Ipswich shops expansion plan put to public

Buttermarket, Ipswich
Image caption Planners are recommending a larger retail area between the town centre and waterfront

Ipswich's planners are hoping the public backs its town centre blueprint to develop more retail areas.

The main aim is to provide more shops to link the town centre and waterfront.

The borough council is seeking people's views through its draft town centre master plan consultation.

Councillor Peter Gardiner, planning spokesman for the ruling Labour group, said: "It gives us a blueprint for us to attract developers who actually have the money to transform the town."

The main recommendation in the draft plan is to develop three areas for retail: the Merchant Quarter between the town centre and the waterfront, the Tacket Street car park and the Tower Ramparts bus station, allowing the retail area to grow in a north-south direction.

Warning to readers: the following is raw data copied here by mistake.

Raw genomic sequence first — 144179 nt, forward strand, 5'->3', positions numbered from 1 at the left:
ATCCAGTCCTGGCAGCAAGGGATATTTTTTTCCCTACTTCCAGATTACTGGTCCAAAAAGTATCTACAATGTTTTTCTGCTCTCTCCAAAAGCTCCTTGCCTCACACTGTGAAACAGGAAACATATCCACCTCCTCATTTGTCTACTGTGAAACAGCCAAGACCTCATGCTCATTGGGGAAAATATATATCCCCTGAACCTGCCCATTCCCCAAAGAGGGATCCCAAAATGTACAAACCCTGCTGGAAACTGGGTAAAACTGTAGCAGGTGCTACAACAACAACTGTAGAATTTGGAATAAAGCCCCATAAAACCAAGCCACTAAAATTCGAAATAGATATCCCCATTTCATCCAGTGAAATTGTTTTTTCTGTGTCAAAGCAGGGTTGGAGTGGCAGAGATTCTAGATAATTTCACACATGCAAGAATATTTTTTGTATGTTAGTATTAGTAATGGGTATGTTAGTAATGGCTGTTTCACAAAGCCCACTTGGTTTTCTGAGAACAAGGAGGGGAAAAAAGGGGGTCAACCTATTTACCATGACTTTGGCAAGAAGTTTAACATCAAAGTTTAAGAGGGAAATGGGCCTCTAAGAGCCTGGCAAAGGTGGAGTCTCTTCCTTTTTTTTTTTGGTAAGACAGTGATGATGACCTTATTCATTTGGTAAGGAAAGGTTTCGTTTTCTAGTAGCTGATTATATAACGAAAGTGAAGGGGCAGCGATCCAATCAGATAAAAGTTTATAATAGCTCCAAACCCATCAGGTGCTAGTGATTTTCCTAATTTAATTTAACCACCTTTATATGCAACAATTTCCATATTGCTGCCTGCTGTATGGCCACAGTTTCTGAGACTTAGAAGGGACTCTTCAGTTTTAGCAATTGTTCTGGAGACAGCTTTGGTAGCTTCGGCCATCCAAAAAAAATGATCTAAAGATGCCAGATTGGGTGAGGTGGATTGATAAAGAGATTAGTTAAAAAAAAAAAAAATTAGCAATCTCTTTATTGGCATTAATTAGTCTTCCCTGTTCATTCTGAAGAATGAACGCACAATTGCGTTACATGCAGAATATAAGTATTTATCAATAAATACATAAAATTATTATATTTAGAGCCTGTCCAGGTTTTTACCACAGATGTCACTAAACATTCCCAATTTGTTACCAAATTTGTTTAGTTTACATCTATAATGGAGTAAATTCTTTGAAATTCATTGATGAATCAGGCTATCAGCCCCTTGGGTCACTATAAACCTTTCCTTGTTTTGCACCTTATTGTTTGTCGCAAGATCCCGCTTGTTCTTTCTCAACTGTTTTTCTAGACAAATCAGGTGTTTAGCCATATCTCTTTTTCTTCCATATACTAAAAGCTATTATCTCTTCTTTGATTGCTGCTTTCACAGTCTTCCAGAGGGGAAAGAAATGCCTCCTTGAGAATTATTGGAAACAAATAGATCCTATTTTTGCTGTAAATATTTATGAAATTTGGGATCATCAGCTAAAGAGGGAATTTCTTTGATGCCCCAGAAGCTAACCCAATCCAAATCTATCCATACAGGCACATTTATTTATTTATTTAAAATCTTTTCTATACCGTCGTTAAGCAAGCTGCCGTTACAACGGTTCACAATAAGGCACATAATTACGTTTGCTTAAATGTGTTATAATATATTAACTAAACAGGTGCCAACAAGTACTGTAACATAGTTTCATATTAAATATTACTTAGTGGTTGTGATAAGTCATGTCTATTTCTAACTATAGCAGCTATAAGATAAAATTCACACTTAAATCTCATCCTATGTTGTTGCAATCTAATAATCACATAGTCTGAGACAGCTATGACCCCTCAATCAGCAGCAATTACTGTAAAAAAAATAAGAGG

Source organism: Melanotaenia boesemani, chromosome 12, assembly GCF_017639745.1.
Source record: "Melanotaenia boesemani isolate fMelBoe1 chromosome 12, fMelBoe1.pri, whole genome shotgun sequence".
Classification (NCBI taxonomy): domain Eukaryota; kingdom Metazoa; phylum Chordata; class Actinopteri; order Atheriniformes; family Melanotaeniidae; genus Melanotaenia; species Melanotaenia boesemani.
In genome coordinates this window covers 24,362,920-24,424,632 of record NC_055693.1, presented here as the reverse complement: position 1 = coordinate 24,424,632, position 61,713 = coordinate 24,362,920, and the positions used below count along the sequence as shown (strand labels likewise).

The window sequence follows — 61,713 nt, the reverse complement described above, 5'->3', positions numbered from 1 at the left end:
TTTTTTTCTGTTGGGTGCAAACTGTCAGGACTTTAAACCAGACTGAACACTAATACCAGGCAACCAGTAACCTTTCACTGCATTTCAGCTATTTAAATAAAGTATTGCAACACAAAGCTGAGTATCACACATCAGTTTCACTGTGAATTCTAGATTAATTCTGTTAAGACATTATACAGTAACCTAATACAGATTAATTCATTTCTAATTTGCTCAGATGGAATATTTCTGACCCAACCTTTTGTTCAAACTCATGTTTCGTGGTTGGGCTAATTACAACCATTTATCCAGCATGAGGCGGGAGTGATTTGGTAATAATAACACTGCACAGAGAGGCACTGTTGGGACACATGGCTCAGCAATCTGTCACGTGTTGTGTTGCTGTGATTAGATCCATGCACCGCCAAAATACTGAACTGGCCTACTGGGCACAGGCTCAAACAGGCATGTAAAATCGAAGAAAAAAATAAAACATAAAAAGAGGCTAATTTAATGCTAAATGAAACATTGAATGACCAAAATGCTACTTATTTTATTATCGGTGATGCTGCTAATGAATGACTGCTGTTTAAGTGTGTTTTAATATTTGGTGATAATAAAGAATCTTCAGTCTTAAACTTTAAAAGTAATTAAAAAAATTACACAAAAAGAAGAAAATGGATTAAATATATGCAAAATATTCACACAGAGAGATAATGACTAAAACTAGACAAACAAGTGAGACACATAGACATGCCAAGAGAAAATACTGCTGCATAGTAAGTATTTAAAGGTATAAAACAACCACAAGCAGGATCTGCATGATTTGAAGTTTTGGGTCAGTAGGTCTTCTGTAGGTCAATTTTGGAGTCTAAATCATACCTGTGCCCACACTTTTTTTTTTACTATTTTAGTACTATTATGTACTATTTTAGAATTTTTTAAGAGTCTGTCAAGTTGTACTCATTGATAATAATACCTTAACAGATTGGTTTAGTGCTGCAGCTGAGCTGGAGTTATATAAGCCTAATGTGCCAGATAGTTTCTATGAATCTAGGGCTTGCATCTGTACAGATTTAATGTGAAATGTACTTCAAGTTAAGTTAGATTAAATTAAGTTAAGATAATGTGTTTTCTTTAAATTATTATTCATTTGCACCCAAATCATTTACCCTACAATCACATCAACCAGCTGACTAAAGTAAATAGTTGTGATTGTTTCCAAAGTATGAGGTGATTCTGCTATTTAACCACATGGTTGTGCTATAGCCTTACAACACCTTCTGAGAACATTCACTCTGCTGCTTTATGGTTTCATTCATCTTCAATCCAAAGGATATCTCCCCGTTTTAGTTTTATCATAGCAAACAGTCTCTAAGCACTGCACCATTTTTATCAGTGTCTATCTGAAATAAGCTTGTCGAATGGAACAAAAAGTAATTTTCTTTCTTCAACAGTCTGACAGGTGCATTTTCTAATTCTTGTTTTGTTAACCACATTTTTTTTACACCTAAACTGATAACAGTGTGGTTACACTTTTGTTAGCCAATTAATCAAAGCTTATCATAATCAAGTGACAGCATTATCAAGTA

The 15-year draft plan acknowledges that Ipswich is ranked behind Norwich and Cambridge as a regional centre.

'Significant opportunity'

Mr Gardiner said: "I'm not convinced that we've lost a lot of ground and we were ahead of the game when the Buttermarket and Tower Ramparts shopping centres were put up.

"We really want to hear the views of the people and we want that to be meaningful consultation."

The plan also recommends improving the open-air market, allowing more street cafes and outdoor public areas, building more medium sized short-stay multi-storey car parks, moving the two bus stations to a single site on Tacket Street, refurbishing the museum and developing office space around the Ipswich Village/Portman Road area.

Dave Muller, chairman of the Ipswich Chamber of Commerce, said: "This is a very significant opportunity.

"It is important we work together to maximise the benefits for the proposed long-term investment in the town and the important impact it will have for business.

"This is the start, not the end, of the debate."

The public consultation runs until 23 December and the final plan should be adopted by March 2012.

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